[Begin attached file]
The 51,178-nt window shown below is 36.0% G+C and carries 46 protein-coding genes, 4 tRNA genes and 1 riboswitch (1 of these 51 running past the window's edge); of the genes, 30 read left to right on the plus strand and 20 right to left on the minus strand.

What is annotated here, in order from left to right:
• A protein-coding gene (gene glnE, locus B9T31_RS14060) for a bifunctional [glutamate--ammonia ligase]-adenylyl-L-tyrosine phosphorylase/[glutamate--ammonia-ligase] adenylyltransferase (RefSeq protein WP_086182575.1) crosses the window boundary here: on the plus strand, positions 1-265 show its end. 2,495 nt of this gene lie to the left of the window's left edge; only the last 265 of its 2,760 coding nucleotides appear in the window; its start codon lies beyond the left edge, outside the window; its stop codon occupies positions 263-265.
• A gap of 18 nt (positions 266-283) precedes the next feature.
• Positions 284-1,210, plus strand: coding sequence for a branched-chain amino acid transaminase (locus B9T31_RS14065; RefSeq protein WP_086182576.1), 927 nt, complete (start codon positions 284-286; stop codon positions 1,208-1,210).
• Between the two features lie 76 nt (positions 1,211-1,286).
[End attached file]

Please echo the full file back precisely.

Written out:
The 51,178-nt window shown below is 36.0% G+C and carries 46 protein-coding genes, 4 tRNA genes and 1 riboswitch (1 of these 51 running past the window's edge); of the genes, 30 read left to right on the plus strand and 20 right to left on the minus strand.

What is annotated here, in order from left to right:
• A protein-coding gene (gene glnE, locus B9T31_RS14060) for a bifunctional [glutamate--ammonia ligase]-adenylyl-L-tyrosine phosphorylase/[glutamate--ammonia-ligase] adenylyltransferase (RefSeq protein WP_086182575.1) crosses the window boundary here: on the plus strand, positions 1-265 show its end. 2,495 nt of this gene lie to the left of the window's left edge; only the last 265 of its 2,760 coding nucleotides appear in the window; its start codon lies beyond the left edge, outside the window; its stop codon occupies positions 263-265.
• A gap of 18 nt (positions 266-283) precedes the next feature.
• Positions 284-1,210, plus strand: coding sequence for a branched-chain amino acid transaminase (locus B9T31_RS14065; RefSeq protein WP_086182576.1), 927 nt, complete (start codon positions 284-286; stop codon positions 1,208-1,210).
• Between the two features lie 76 nt (positions 1,211-1,286).